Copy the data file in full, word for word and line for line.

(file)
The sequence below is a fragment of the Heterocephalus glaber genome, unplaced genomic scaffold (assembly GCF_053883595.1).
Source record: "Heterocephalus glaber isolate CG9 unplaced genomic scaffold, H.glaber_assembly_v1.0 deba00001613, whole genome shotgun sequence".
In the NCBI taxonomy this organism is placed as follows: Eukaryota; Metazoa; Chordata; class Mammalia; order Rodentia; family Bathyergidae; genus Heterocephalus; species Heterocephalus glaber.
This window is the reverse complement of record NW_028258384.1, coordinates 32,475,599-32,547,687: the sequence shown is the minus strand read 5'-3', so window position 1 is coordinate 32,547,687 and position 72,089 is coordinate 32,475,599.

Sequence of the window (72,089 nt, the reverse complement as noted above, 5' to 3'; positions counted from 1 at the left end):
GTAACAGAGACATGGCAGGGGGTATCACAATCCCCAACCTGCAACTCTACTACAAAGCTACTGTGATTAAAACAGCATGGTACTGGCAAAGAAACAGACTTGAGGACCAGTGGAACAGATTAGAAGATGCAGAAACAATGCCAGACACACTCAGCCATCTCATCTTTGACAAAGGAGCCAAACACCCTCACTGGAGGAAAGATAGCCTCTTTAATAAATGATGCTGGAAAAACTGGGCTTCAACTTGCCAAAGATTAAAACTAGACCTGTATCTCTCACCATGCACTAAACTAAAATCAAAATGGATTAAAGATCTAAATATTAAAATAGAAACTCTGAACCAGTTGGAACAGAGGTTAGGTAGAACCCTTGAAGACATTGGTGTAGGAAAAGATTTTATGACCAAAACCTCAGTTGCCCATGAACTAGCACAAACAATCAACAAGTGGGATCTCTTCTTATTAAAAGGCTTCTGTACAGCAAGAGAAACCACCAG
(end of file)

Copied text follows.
The sequence below is a fragment of the Heterocephalus glaber genome, unplaced genomic scaffold (assembly GCF_053883595.1).
Source record: "Heterocephalus glaber isolate CG9 unplaced genomic scaffold, H.glaber_assembly_v1.0 deba00001613, whole genome shotgun sequence".
In the NCBI taxonomy this organism is placed as follows: Eukaryota; Metazoa; Chordata; class Mammalia; order Rodentia; family Bathyergidae; genus Heterocephalus; species Heterocephalus glaber.
This window is the reverse complement of record NW_028258384.1, coordinates 32,475,599-32,547,687: the sequence shown is the minus strand read 5'-3', so window position 1 is coordinate 32,547,687 and position 72,089 is coordinate 32,475,599.

Sequence of the window (72,089 nt, the reverse complement as noted above, 5' to 3'; positions counted from 1 at the left end):
GTAACAGAGACATGGCAGGGGGTATCACAATCCCCAACCTGCAACTCTACTACAAAGCTACTGTGATTAAAACAGCATGGTACTGGCAAAGAAACAGACTTGAGGACCAGTGGAACAGATTAGAAGATGCAGAAACAATGCCAGACACACTCAGCCATCTCATCTTTGACAAAGGAGCCAAACACCCTCACTGGAGGAAAGATAGCCTCTTTAATAAATGATGCTGGAAAAACTGGGCTTCAACTTGCCAAAGATTAAAACTAGACCTGTATCTCTCACCATGCACTAAACTAAAATCAAAATGGATTAAAGATCTAAATATTAAAATAGAAACTCTGAACCAGTTGGAACAGAGGTTAGGTAGAACCCTTGAAGACATTGGTGTAGGAAAAGATTTTATGACCAAAACCTCAGTTGCCCATGAACTAGCACAAACAATCAACAAGTGGGATCTCTTCTTATTAAAAGGCTTCTGTACAGCAAGAGAAACCACCAG